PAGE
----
The Texas AgriLife Extension Service has developed an online system to report feral hog activity that may be affecting water quality in the Plum Creek Watershed area.
The new system, being piloted in Caldwell and Hays counties, will be used to support efforts by the Plum Creek Watershed Partnership. The partnership consists of area landowners and citizens, city and county officials, and state and federal agencies working together to protect water quality in Plum Creek and its tributaries.
“The partnership has identified feral hogs as a significant potential source of water pollution in their watershed,” said Matt Berg, AgriLife Extension water quality program specialist and Plum Creek Watershed coordinator. “In response to this concern, we have developed an online tool to allow local residents and drivers passing through the area to report feral hog sightings and any evidence of activity.”
The system also will track feral hog damage and financial loss, as well as update the feral hog abatement efforts of several cooperating landowners, he added.
Public reporting of feral hog sightings and/or signs of damage will help locate areas of high activity and guide management efforts to reduce their impact in the watershed, Berg said. On behalf of the partnership, AgriLife Extension is requesting the assistance of watershed-area residents and visitors to help manage feral hogs by making use of the new system.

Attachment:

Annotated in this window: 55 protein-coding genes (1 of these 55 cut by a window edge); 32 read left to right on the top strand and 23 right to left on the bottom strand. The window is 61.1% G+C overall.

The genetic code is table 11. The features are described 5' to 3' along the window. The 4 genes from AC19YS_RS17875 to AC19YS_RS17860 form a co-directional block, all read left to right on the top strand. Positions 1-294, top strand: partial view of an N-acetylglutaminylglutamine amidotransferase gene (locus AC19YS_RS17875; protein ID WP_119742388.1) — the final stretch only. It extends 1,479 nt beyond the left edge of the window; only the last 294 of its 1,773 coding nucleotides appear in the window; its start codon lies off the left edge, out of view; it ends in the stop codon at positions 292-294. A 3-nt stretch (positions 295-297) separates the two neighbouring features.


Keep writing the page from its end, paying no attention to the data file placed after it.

Individuals observing feral hogs or signs of possible damage by them are asked to make a report through the new Web site at http://plumcreek.tamu.edu/feralhogs/.
AgriLife Extension also has created a new position dedicated to feral hog management outreach in the Plum Creek Watershed through a Clean Water Act grant from the Texas State Soil and Water Conservation Board.
Chancey Lewis, the new AgriLife Extension assistant for feral hog management education, has been assigned to the Plum Creek Watershed area, which serves Caldwell, Hays and a small portion of Travis County. He will provide technical assistance to landowners, and educate them and others on feral hog biology, behavior and management options.
Lewis, who began his new position mid-April, can be contacted at 979-393-8517 or email@example.com.
“While feral hogs are often associated with crop losses and erosion impacts, they can also cause damage to livestock, pets, vehicles, lawns, wetlands, wildlife habitat, and other aspects of both rural and urban landscapes,” said Dr. Jim Gallagher, AgriLife Extension wildlife specialist in Uvalde.
Feral hog numbers have increased significantly over the last 15 years, and their destructive habits cause an estimated $52 million in damage annually in Texas, Gallagher said. Agricultural and wildlife habitat damage occur as a result of rooting, wallowing, predation and other feral hog behavior.
“Feral hogs also compete with wildlife and livestock for habitat, harbor endemic and exotic diseases, and transmit parasites to domestic livestock and humans,” he said.
Gallagher said feral hog distribution and behavior result in increases of sediments, nutrients and E. coli bacteria in streams and other water resources throughout Texas.
For more information regarding feral hog management efforts in the Plum Creek Watershed, go to: http://plumcreek.tamu.edu/feralhogs/.
For more information on the Plum Creek Watershed Partnership, contact Berg at 979-845-2862 or firstname.lastname@example.org.